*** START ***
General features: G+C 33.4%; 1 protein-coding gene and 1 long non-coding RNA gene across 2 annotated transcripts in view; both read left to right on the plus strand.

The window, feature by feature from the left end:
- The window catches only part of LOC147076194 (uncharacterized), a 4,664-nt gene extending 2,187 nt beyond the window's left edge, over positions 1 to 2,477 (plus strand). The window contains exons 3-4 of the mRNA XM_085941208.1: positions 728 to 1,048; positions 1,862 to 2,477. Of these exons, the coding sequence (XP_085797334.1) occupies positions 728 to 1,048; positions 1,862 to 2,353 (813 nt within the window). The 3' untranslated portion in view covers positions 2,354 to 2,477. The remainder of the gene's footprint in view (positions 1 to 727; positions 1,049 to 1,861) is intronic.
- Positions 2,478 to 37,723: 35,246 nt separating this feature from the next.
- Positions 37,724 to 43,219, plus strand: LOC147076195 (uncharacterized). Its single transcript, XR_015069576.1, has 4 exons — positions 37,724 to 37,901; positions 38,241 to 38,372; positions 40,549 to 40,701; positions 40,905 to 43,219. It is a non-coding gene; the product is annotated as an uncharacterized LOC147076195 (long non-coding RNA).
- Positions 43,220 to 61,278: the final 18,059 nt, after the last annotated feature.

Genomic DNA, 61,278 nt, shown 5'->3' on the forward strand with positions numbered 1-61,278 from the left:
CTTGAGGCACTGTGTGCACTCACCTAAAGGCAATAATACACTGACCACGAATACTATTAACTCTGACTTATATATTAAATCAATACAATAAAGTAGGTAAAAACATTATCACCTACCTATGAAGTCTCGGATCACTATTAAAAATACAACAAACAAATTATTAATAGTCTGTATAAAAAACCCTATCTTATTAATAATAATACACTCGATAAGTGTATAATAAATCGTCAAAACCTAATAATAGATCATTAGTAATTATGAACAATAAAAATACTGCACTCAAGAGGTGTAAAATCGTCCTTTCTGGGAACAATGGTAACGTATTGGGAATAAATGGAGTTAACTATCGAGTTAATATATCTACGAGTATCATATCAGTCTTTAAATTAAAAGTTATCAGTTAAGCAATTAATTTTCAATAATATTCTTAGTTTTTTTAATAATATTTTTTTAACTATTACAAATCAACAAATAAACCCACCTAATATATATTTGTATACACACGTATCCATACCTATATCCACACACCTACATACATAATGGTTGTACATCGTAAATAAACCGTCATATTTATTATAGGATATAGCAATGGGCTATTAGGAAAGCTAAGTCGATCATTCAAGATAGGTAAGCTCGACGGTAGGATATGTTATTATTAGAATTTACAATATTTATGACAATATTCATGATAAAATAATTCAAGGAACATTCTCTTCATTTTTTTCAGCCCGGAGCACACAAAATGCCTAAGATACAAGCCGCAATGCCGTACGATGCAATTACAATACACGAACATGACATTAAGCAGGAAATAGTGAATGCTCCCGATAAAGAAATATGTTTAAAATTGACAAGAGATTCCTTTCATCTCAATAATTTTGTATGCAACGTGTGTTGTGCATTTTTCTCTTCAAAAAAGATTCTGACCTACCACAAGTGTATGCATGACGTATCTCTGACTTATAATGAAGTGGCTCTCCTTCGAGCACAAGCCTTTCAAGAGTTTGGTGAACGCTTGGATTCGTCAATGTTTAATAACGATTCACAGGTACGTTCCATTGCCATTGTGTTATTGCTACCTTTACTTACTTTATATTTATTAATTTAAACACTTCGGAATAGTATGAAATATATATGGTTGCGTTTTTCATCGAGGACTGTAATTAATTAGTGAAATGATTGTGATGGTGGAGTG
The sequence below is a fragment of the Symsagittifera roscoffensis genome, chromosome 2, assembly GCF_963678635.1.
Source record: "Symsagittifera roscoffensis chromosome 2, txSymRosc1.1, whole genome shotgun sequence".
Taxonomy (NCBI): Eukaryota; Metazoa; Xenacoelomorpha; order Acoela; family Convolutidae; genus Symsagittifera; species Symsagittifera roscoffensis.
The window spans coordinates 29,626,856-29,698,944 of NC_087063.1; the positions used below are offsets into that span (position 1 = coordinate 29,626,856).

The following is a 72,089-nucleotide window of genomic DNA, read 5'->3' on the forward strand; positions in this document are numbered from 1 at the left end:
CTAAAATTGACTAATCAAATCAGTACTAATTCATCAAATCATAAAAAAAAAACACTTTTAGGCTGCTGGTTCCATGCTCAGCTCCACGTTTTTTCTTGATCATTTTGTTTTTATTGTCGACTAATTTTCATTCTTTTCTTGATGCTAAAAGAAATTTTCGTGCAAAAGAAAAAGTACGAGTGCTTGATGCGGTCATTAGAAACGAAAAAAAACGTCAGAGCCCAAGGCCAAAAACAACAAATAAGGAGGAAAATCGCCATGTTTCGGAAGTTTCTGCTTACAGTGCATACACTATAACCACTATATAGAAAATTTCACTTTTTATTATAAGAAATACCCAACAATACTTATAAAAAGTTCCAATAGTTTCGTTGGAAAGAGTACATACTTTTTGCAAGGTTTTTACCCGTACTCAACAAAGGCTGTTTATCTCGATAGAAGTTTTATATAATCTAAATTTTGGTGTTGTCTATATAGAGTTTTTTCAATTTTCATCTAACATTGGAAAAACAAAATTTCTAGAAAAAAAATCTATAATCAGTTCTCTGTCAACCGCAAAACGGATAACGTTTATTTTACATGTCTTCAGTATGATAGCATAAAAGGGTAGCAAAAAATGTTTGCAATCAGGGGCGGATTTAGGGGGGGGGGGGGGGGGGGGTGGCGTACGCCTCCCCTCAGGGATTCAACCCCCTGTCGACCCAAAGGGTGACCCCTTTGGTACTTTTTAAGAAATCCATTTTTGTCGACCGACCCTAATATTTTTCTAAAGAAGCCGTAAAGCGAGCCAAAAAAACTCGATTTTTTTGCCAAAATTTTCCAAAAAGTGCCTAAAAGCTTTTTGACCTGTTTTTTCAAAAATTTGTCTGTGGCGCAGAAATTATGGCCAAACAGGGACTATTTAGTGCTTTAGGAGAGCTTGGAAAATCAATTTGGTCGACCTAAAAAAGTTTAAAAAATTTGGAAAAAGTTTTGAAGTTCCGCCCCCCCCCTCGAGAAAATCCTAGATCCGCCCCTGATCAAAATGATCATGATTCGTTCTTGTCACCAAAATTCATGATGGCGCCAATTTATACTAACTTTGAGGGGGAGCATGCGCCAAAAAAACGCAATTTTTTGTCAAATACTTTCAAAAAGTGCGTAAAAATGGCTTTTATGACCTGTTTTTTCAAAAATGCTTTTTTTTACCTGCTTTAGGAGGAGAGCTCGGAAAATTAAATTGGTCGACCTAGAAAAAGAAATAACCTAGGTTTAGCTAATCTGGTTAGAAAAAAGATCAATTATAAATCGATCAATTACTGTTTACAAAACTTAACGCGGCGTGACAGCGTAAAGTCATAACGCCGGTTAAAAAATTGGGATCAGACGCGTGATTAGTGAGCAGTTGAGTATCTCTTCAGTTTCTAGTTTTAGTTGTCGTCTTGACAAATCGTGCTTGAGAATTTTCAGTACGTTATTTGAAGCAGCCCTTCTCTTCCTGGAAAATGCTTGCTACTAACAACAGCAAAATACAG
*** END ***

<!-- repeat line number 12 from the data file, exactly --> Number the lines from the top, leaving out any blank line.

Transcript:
The window spans coordinates 29,626,856-29,698,944 of NC_087063.1; the positions used below are offsets into that span (position 1 = coordinate 29,626,856).